The year was 1989. That would be 30 years ago. The date was August 2 to be precise. It was opening day at Saratoga where a then record 30-thousand plus patrons showed up, brought by talk of a new “wonder horse.”
It would be a Saratoga year that would see the last of Angel Cordero Jr.'s record 13 riding titles and a year in which the great Secretariat, who built his resume here as a 2, would have to be put down due to laminitis at the age of 19. Could the “wonder horse” be the next Secretariat or, at a minimum, the next Derby winner?
My old CBS colleague, wordsmith Heywood Hale Broun, who earned his racing chops here as a boy, used to say that trainers and owners enjoyed Saratoga because they “will get the highest level of competition…plus it's a healthy place for horses because the waters and grass are salubrious.” He once wrote, “through the years, the colors change at Saratoga as the fortunes rise and fall. But as the seconds flick by on racing's clock, time and the old course seem oddly to stand still.”
On this opening day there was a special electricity brought on by some bullet workouts by a good-looking, unraced, 2-year-old colt named Red Ransom, trained by the legendary Kentuckian MacKenzie Miller, who had his first winner here in 1953. He once told me in that smooth Kentucky drawl, “Bud, I loved Saratoga even before I got here. My father told me long before I was a horse trainer, 'You must go to Saratoga some time.'”
Up in the press box, the New York Times reported that other trainers thought the fifth race that day was “going to be the start of something big.” Rival trainer Tommy Kelly told the Times he took one look at Miller's horse in the paddock and wondered “what's a big Roberto colt doing in a five-furlong baby race? And his horse is standing under a tree and yawning, Yawning!” Said Miller, “It was a hot day and he walked for 15 minutes and never broke a sweat. It was like he was 20 years old instead of 2.”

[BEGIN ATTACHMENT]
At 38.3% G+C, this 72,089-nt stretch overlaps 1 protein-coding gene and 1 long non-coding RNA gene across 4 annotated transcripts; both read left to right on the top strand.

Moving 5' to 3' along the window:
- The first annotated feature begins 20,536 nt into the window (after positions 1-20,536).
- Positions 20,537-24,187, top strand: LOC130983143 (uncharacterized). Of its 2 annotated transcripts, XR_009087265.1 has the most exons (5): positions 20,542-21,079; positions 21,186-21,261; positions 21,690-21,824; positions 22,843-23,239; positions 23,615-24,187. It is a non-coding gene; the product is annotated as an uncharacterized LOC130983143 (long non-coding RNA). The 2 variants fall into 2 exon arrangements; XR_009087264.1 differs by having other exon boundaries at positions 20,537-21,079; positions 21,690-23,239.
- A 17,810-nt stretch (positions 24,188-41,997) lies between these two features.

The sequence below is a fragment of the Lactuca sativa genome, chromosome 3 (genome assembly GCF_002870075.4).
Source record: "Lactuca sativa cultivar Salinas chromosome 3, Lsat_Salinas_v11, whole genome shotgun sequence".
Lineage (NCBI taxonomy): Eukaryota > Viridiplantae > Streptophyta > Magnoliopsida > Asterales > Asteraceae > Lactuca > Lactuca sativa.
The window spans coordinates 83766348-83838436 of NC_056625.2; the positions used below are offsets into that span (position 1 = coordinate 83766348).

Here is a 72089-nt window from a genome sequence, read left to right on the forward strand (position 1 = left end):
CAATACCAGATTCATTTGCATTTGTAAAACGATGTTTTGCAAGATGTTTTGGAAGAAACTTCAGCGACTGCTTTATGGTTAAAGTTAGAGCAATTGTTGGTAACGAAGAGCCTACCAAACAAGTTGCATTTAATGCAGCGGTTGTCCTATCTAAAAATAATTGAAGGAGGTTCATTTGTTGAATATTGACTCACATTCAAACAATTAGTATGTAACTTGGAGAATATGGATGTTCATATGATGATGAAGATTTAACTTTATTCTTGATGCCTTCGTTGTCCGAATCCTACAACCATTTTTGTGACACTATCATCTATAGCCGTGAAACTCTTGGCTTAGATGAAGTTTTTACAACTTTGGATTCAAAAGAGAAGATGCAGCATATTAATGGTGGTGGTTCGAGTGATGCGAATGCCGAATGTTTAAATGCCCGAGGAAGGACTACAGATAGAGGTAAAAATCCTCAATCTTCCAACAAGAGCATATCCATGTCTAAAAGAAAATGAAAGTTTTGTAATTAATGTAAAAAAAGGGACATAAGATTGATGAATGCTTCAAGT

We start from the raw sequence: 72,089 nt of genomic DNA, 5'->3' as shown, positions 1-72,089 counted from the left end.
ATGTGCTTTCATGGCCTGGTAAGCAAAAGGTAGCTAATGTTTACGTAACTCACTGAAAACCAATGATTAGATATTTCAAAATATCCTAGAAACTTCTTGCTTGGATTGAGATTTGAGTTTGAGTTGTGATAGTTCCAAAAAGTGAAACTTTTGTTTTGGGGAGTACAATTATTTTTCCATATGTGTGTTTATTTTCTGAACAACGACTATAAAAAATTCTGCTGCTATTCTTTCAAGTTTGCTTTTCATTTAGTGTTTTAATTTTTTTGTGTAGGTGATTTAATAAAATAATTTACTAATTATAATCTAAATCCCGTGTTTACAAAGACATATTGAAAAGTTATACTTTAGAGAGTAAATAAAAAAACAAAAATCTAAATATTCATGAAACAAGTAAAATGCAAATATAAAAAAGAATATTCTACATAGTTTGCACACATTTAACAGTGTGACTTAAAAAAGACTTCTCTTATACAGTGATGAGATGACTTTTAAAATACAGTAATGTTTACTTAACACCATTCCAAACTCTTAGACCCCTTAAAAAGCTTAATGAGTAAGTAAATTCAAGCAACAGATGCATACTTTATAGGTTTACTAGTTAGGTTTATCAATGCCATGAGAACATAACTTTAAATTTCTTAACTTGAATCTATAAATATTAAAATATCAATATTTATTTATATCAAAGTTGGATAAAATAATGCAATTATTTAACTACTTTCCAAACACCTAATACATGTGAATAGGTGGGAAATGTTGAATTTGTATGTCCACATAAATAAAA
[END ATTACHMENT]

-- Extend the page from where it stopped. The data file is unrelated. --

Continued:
A year later, I asked Miller about that day and all he could remember was the pressure of having a “wonder horse.” What came to mind now was not Red Ransom's calm demeanor, but that, “Everybody remarked that he was so big and fat, that he couldn't possibly be ready to run, including me. And that he was so phlegmatic.” Time often changes perceptions.
Red Ransom was owned and bred by Paul Mellon, an arts patron and scion of the Pittsburgh Mellon family, racing under the banner of Rokeby Stables, with their iconic dark gray and yellow sleeves and cap. Mellon was a longtime breeder of classic Thoroughbreds and picked the name for this baby from a favorite short story by the American writer O Henry — “The Ransom of Red Chief.” The bloodlines suggested the speed would come from the European champion Roberto and the endurance from the Belmont winner Damascus. Miller was given the colt when he was young and schooled him at his winter training center in Aiken, S.C. The whole thing had a fairy tale feel to it.
The Miller-Mellon team had been at it for quite a while, without a serious Derby contender. They were cautious with their runners, letting them loose only when they were ready. But time was beginning to be a factor if they were to pursue racing's holy grail. Miller told me, “I'm a Kentuckian and I'm supposed to want to do this, but it's a terrible routine to go through.”
Red Ransom did not disappoint that Saratoga opening day crowd, winning in a track record for five furlongs of 56.96 seconds. Another splendid performance a month later at Belmont only fed the fever. Then word of a leg injury brought the freight train to a screeching halt, though the speculation did not stop about the colt's potential greatness.
Mack Miller worked his magic and there were more bullet workouts on the road to Kentucky. Finally, after a second-place finish in a March 4 warm-up race at Gulfstream Park, Red Ransom came up lame again. And that was it — over and done, just like that, “wonder horse' no more.
The courtly Kentuckian took it hard, “I've just seen so many of them go wrong,” Miller said. “I guess you kind of get hardened to it, but the first few days it hurts like the dickens. The media does get into you and it turns out they had elected him to the Hall of Fame prematurely, I think.”
There is a happy ending to this story. Four years later, with Mellon and Miller then in the twilight of their racing days, their colt Sea Hero won the 1993 Kentucky Derby as a 13-1 longshot. Woodie Broun was at that Derby. Looking up into their box after Sea Hero crossed the finish line, he saw the two old racing warriors embrace. “There were tears in their eyes,” he told me. “I thought Mr Mellon would die of pleasure.”
Red Ransom may now be a distant memory, but Saratoga will never forget Hall of Famers Mack Miller and Paul Mellon — and Sea Hero. His bronze statue stands in its paddock.
E.S “Bud” Lamoreaux III is a creator and former executive producer of CBS News Sunday Morning with Charles Kuralt. He won four Eclipse Awards for national television excellence.
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